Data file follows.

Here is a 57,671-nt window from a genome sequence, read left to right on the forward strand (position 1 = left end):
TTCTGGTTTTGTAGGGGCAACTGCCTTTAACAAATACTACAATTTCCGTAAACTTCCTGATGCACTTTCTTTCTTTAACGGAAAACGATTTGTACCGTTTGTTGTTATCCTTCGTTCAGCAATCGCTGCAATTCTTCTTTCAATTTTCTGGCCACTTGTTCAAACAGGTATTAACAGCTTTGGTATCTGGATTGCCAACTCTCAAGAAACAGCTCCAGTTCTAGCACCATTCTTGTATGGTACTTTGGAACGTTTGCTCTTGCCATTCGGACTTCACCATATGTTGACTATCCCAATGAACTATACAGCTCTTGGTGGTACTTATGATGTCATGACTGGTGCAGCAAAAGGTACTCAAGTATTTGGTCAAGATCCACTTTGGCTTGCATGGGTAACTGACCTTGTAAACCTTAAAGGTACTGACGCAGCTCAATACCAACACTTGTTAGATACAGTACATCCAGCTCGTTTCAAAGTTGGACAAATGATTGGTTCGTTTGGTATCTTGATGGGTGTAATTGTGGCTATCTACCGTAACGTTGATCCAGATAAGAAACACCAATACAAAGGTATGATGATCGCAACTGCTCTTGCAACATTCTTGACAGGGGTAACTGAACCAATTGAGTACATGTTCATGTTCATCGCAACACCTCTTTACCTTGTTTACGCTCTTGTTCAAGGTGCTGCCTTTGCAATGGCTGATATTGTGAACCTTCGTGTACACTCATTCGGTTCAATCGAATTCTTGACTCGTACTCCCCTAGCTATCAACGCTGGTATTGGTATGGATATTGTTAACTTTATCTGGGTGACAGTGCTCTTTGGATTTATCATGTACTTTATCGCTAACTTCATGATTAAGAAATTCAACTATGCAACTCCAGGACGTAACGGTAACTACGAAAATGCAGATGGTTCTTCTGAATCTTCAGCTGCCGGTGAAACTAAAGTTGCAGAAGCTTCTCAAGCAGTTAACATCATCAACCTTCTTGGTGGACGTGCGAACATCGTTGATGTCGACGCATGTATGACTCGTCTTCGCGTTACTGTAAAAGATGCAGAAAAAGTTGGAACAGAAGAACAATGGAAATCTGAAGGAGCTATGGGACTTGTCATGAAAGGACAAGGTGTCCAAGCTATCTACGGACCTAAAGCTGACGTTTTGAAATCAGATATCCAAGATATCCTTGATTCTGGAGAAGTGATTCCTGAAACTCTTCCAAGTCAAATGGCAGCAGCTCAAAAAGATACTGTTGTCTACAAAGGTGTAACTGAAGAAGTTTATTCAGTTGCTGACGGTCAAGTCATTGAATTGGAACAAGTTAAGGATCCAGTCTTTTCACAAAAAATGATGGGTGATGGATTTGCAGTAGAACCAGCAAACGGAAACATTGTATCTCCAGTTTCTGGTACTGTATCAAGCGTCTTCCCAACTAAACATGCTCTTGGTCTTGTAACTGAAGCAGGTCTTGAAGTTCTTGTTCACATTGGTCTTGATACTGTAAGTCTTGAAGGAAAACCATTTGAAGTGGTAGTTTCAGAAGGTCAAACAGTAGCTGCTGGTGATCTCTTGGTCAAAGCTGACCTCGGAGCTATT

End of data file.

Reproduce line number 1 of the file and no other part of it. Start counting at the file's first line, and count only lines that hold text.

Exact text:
Here is a 57,671-nt window from a genome sequence, read left to right on the forward strand (position 1 = left end):